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Albany Med Expansion Gets Final OK

Published on 9/21/2010 by the Times Union written by JORDAN CARLEO-EVANGELIST Staff Writer

ALBANY -- City lawmakers gave the two final approvals to Albany Medical Center's $360 million expansion Monday night, adopting a compromise in which Myrtle Avenue will not be forced to close for duration of the massive construction project expected to last two-and-a-half years.

Now, the north side of Myrtle -- which residents call a vital east-west thoroughfare that links Pine Hills to downtown -- will remain open while Albany Med uses the south side to stage for construction of its new six-story patient tower.

In Park South and Pine Hills, the proposed closure has been among the most controversial aspects of the project, which Albany Med expects to begin in the first quarter of next year.

Councilwoman Leah Golby, whose 10th Ward includes parts of Pine Hills, lauded the compromise, as did Councilman Dominick Calsolaro.

"It's their neighborhood, and they need to be listened to first before the developers," Calsolaro said. "We can stand up. We can ask that things be changed. We don't always have to do what the developer tells us."

The earliest plans for the expansion contemplated a complete, permanent closure of Myrtle between Robin Street and New Scotland Avenue.

For the right to close the street, Albany Med will pay the city $225 a month, according to the license agreement unanimously backed by the council.

According to a second deal unanimously approved Monday by the council, the medical center will also have to pay the city $68,000 to build an elevated pedestrian bridge over New Scotland Avenue to connect its new parking garage with the new tower. Albany Med will pay an additional $150,000 for building a retaining wall along city right-of-way on Myrtle Avenue.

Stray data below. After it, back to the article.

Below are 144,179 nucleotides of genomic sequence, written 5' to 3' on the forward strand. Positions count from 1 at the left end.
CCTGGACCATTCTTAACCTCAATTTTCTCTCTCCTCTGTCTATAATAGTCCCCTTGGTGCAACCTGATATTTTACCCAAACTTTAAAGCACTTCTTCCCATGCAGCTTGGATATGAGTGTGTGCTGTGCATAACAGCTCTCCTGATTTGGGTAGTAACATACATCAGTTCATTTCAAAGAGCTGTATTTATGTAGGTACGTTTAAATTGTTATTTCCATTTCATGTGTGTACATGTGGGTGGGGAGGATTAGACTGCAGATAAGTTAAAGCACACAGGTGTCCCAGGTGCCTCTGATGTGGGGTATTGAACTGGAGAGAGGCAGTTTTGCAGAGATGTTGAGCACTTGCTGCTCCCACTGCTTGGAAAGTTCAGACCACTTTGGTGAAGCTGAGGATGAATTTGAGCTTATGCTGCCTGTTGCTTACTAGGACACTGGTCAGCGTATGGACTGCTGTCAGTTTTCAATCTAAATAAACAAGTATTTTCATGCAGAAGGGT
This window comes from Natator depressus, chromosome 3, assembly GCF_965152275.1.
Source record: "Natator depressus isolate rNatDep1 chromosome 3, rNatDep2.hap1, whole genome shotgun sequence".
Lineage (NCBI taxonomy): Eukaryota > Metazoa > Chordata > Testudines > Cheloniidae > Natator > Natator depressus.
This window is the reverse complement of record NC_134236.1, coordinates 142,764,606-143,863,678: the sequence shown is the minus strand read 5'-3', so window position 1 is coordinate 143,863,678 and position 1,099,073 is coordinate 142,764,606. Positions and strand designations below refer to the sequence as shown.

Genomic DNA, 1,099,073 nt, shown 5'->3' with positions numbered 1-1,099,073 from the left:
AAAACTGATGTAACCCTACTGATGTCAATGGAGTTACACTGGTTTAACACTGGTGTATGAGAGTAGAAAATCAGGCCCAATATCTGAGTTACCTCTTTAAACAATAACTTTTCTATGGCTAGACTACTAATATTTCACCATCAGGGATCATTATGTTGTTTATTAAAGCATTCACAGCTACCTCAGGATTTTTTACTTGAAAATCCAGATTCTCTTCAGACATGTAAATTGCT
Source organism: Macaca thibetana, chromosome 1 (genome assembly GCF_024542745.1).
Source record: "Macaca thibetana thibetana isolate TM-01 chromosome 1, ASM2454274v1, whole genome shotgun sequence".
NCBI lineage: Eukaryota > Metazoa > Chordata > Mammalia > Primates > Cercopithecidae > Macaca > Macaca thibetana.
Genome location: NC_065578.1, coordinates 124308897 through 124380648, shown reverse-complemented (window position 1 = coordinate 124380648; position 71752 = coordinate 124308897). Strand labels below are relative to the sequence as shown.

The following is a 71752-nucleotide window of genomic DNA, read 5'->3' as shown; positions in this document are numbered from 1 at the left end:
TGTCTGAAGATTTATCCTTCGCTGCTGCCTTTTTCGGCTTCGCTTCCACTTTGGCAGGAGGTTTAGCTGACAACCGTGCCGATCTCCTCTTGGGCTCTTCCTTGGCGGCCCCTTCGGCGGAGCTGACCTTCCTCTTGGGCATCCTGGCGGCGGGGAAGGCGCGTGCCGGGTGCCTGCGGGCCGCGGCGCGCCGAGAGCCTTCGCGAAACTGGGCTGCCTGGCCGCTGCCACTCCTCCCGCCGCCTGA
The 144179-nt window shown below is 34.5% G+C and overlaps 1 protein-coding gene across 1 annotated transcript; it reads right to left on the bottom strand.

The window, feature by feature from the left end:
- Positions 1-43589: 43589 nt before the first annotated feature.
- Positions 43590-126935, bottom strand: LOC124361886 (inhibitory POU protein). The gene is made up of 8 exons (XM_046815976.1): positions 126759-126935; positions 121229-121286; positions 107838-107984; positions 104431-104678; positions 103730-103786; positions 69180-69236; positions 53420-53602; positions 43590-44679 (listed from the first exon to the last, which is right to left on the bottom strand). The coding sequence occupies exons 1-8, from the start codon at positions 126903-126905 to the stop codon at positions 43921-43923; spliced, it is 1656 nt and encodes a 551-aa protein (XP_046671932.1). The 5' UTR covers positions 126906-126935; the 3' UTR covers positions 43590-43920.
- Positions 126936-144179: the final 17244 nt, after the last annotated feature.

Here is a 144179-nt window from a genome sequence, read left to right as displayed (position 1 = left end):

Albany Med had also previously agreed -- under pressure from council members threatening to try to hold up the approvals -- to pay $100,000 in five, yearly installments into a Park South Redevelopment Fund to boost the city's efforts to re-make the neighborhood immediately adjacent to the hospital.

The votes on Albany Med's expansion also came as the council unanimously endorsed a plan to pursue so-called traffic calming on nearby Madison Avenue by reducing it from four lanes to two, with a center turning lane.

Pine Hills neighborhood activist have pushed for the plan for years, arguing it will not only make the busy thoroughfare safer for bicyclists and pedestrians but also for drivers themselves.

City planners have said pursuing the plan will take a feasibility study that could cost as much as $100,000. How the city will pay for that remains unclear, though Albany Med -- during the discussions about neighborhood benefits of the expansion -- has said it would be willing to contribute a small part of that sum.

Council President Pro Tempore Richard Conti, whose 6th Ward includes one of Madison's most chaotic intersections at the confluence of Madison and Lark Street and Delaware Avenue, said the council's blessing of the project "elevates the issue" to a level that will be more difficult for the city to disregard.
"It's not just an issue being raised by a collection of neighborhood groups," Conti said.

In other business, the council also extended the city's dog leash ordinance to apply to Hoffman Park off Frisbie Avenue. On Saturday, the College of Saint Rose is going to unveil $6 million worth of improvements to the ball fields in the city park, which is also home to the college's sports teams.
Calsolaro, who represents the area in the 1st Ward, said there was spate of aggressive encounters between leashed and unleashed dogs earlier this summer, prompting residents to complain to him.